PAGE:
Iranian soccer fans cheer prior to the World Cup group B match between England and Iran at the Khalifa International Stadium in Doha on Monday. AP / Reuters
To 27-year-old Mariam, the World Cup match ticket was a precious gift. A sports fanatic, she travelled to the World Cup in Qatar from Tehran to catch Iran’s opening game on Monday against England, her first live soccer match.Women are banned from attending men’s matches in Iran.
“I’ve never attended a football match in my life so I had to take this chance,” said Mariam, a student of international relations who like other Iranian women at the match declined to give her last name for fear of government reprisals.
An Iranian fan gestures prior to the World Cup group B match between England and Iran. Reuters
Iran is competing in the World Cup as a major women’s protest movement is roiling the country. Security forces have violently cracked down on demonstrations, killing at least 419 people, according Human Rights Activists in Iran, a group that has been monitoring the protests.
The unrest was spurred by the Sept. 16 death of 22-year-old Mahsa Amini in the custody of the country’s morality police. It first focused on the state-mandated hijab, or headscarf, for women, but has since morphed into one of the most serious threats to the Islamic Republic since the chaotic years following its founding.
Iranian fans cheer prior to the World Cup group B soccer match in Doha. AP
“A big achievement for protesters would be to have the choice to wear the hijab,” said Mariam. Her brown hair draped over her shoulders and ran long down her back. “But after that, women will go for their right to be in stadiums.”
In an effort to restrict large gatherings, Iran has closed all soccer matches to the public since the protests erupted. The reason for authorities’ fear became apparent as fans filtered into the Khalifa International Stadium in Doha on Monday. Many Iran fans wore T-shirts or waving signs printed with the mantra of the uprising – “Woman, Life, Freedom.” Others wore T-shirts bearing the names of female protesters killed by Iranian security forces in recent weeks.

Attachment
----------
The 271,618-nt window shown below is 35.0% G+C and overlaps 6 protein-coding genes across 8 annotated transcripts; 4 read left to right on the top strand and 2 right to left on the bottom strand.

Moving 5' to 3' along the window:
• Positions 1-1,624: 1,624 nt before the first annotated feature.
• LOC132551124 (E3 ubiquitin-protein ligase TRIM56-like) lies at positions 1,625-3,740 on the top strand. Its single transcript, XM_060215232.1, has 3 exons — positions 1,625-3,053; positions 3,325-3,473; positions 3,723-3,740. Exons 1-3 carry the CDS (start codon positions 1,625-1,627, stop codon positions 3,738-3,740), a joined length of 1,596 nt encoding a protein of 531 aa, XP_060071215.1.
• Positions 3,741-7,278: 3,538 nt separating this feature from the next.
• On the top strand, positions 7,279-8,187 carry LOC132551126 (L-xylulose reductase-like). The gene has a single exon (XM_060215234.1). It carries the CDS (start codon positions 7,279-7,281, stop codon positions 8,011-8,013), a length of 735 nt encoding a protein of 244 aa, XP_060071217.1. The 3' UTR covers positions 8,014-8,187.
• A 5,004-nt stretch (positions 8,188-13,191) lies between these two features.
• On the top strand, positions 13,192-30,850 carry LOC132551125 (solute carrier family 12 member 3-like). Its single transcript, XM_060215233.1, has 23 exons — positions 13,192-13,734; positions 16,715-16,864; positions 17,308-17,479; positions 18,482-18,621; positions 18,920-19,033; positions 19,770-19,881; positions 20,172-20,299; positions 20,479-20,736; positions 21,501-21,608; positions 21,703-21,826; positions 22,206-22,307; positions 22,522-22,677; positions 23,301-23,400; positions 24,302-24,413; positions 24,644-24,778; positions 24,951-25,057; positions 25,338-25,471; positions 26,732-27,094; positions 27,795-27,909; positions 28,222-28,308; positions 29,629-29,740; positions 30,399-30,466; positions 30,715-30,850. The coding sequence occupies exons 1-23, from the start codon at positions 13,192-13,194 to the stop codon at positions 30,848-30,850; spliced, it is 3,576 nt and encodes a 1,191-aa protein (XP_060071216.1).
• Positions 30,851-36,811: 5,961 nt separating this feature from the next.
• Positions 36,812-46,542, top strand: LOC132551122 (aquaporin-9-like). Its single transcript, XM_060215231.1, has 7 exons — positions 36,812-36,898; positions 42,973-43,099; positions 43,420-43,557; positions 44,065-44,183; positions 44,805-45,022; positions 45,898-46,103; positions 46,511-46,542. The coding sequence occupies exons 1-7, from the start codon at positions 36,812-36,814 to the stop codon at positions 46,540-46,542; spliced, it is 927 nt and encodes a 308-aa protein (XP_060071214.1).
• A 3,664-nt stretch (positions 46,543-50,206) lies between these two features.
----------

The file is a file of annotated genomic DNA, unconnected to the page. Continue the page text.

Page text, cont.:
Iranian soccer fans pose for a selfie prior to the World Cup group B match. AP
“The protest movement has overshadowed the football,” said Kamran, a linguistics professor who lives in the verdant northern province of Mazandaran. “I want Iran to lose these three games.”
Anusha, a 17-year-old whose Tehran high school has been rocked by protests, said the past few weeks of unrest had changed everything for her. “A few months ago I would have said of course I want Iran to win against England and America,” she said. “Now, it’s strange. I really don’t care.”
Iranian fans hold up signs reading Woman Life Freedom, prior to the World Cup group B match. AP
Others insist the national team, which includes players who have spoken out on social media in solidarity with the protests, is representative of the country’s people and not its ruling Shiite clerics.
The team’s star forward, Sardar Azmoun, has been vocal about the protests online. Two former soccer stars have even been arrested for backing the movement.
“At the end of the day, I want the players to achieve their dreams,” said Mariam. “It’s not their fault our society is so polarised.”